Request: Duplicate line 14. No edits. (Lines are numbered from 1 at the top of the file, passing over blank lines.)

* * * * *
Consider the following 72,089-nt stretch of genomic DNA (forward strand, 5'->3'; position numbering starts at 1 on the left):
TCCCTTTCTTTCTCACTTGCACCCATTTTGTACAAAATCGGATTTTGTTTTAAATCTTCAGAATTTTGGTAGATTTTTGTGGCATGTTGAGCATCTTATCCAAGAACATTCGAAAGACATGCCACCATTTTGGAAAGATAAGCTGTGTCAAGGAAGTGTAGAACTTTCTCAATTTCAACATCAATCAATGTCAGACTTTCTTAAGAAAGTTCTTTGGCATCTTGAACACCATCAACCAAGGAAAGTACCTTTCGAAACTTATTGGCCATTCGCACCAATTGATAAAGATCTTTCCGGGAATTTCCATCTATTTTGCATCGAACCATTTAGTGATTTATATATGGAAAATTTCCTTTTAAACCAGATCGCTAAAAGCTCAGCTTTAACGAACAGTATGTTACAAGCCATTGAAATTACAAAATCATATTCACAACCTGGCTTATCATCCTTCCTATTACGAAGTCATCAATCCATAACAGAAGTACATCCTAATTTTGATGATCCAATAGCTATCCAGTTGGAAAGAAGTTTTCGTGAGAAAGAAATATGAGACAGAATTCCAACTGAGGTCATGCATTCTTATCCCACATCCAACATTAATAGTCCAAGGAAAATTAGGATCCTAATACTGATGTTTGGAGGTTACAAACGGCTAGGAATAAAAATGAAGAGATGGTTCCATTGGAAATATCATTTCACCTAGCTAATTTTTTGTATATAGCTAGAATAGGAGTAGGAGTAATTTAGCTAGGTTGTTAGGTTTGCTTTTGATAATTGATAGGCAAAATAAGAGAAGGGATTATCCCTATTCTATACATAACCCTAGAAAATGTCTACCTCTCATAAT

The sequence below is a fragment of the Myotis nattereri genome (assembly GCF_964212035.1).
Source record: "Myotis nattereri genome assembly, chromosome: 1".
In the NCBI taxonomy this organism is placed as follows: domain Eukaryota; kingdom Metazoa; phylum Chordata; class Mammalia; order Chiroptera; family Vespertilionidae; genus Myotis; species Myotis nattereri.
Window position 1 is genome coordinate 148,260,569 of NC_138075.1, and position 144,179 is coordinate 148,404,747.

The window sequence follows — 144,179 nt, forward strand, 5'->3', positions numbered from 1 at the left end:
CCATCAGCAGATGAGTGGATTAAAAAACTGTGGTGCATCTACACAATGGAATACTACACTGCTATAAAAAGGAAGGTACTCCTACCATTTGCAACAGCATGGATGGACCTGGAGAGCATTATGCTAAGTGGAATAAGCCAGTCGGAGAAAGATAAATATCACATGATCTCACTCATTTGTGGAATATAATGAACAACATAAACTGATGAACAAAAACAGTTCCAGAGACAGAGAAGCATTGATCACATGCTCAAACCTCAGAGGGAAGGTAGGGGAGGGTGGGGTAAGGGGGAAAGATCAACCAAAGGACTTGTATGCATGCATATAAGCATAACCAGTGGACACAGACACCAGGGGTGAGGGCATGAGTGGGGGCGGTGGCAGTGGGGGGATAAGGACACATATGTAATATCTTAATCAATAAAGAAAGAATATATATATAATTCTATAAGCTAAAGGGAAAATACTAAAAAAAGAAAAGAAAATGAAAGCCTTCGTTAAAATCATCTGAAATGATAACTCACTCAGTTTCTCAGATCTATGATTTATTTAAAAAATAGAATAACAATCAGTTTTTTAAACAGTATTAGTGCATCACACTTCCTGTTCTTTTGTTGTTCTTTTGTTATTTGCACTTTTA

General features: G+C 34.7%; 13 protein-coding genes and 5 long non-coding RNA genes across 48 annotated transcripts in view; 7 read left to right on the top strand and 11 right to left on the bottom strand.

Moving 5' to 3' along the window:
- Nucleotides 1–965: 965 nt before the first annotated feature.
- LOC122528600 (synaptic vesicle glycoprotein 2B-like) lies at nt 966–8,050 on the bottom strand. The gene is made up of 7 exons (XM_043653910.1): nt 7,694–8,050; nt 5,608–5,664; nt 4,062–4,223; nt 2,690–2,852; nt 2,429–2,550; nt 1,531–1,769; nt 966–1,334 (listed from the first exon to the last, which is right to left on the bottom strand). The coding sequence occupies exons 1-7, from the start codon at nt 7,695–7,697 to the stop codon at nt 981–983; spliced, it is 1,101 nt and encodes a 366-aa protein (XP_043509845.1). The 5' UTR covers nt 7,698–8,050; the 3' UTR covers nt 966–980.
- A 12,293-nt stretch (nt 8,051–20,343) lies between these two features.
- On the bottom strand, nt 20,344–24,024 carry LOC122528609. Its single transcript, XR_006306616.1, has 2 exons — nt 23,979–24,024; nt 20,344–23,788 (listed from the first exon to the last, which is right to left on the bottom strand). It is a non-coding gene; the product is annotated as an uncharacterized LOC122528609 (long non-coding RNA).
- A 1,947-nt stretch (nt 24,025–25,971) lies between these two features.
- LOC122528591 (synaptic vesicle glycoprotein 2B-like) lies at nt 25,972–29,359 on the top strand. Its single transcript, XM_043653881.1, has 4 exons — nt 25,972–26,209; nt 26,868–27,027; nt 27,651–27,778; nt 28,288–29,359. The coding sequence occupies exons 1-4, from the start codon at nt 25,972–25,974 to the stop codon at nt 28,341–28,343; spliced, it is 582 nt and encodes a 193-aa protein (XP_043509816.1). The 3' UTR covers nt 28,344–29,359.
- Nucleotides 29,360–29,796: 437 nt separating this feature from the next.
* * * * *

- On the bottom strand, nt 20,344–24,024 carry LOC122528609. Its single transcript, XR_006306616.1, has 2 exons — nt 23,979–24,024; nt 20,344–23,788 (listed from the first exon to the last, which is right to left on the bottom strand). It is a non-coding gene; the product is annotated as an uncharacterized LOC122528609 (long non-coding RNA).